Two types of coverage are provided. The main coverage is provided when the property is located on the premises described in the policy. The secondary and lesser amount of coverage is provided when the property is located somewhere other than the described premises. Appellee has paid the $1,500.00 pursuant to the secondary coverage provision.
Appellant argues that this insurance policy should be construed by reference to the reasonable expectations of the insured, relying upon Collister v. Nationwide Life Insurance Company, 479 Pa. 579, 388 A.2d 1346 (1978).
*130 Collister dealt with the question of the existence of a temporary life insurance policy where the insured had submitted his application accompanied by a premium payment. The issue was whether or not a temporary contract of life insurance existed where the insured had failed to comply with a condition precedent to liability under the terms of the policy. Our Supreme Court held in Collister that there was no legitimate reason for the insurer to accept a premium without providing temporary coverage. The insurer in that instance could avoid covering an uninsurable risk by not collecting a premium until after reviewing the risk.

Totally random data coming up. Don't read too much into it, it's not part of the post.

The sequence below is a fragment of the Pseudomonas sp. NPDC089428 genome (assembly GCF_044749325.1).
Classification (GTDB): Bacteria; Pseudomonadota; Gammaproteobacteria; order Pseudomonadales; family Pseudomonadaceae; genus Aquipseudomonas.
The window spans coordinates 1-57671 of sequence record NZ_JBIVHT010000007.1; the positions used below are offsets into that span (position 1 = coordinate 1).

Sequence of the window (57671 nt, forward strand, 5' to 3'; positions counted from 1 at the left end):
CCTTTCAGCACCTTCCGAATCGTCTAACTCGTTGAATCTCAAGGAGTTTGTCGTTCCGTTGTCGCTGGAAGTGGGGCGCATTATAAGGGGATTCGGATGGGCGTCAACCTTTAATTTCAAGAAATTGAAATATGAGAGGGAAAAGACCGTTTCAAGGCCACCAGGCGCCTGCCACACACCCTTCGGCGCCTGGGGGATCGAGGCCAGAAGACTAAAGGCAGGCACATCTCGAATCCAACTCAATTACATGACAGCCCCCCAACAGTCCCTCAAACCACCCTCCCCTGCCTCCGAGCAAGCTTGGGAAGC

Appellant's reliance upon Collister is misplaced. The issue here is not the existence of the policy, but rather the scope of its coverage.
Furthermore, it is a general rule of fire insurance law that the specified location of the insured property is all important to an insurer in determining not only the rate, but also whether to accept the risk at all. Coverage ordinarily does not extend to casualty occurring at a different location. Morgan Smith Automotive Products, Inc. v. Continental Insurance Company, 418 Pa. 190, 210 A.2d 273 (1965). Thus, the appellee had a legitimate interest in limiting its coverage where the insured's property had been moved from the original premises. This is the only manner in which an insurer can protect itself from the actions of an insured who relocates personal property. Appellant's testimony concerning his attempts to notify appellee of his change of address is not significant in view of the fact that this policy has no provision which automatically extends coverage upon the giving of notice of a change in address.
We therefore find no abuse of discretion on the part of the trial court in granting the motion for compulsory nonsuit. In view of this conclusion, we need not reach the other issue raised by appellant which relates to proof of damages.